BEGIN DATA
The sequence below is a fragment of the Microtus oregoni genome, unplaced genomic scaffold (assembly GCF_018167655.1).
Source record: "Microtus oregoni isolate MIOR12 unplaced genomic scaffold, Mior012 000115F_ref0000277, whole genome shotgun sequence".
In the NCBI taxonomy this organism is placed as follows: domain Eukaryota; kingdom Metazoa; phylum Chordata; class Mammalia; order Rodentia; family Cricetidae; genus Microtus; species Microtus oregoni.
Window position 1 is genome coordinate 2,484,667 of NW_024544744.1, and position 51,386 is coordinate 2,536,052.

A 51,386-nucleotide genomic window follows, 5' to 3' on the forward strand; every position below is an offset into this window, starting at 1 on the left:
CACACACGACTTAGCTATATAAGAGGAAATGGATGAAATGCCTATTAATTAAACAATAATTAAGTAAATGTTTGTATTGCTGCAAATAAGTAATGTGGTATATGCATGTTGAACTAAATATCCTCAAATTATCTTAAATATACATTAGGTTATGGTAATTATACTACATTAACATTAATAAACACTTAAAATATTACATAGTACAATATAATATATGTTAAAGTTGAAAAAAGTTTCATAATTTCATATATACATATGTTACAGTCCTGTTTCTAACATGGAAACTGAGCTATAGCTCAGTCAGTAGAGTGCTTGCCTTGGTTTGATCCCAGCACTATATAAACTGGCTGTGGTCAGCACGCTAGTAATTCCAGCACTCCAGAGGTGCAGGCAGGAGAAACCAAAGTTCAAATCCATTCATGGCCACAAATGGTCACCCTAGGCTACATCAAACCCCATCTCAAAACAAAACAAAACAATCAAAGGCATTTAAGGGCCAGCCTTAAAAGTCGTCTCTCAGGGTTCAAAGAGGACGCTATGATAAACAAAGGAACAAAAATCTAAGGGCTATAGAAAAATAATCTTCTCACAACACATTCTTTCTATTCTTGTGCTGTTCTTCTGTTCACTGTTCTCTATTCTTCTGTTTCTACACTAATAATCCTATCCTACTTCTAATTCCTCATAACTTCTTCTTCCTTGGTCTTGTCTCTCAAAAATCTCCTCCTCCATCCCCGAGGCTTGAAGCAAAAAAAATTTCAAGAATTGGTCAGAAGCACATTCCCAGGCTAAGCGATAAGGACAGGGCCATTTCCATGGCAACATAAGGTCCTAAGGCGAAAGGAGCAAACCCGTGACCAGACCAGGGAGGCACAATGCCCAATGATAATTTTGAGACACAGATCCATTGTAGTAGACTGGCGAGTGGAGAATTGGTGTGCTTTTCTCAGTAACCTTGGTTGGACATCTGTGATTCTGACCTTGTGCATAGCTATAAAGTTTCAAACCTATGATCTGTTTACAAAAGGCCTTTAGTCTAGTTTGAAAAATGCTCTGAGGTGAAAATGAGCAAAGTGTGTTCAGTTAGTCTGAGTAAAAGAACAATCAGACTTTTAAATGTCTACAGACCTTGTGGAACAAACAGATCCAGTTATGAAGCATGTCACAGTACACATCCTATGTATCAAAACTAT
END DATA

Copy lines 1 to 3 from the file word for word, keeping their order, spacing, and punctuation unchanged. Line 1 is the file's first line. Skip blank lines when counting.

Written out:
The sequence below is a fragment of the Microtus oregoni genome, unplaced genomic scaffold (assembly GCF_018167655.1).
Source record: "Microtus oregoni isolate MIOR12 unplaced genomic scaffold, Mior012 000115F_ref0000277, whole genome shotgun sequence".
In the NCBI taxonomy this organism is placed as follows: domain Eukaryota; kingdom Metazoa; phylum Chordata; class Mammalia; order Rodentia; family Cricetidae; genus Microtus; species Microtus oregoni.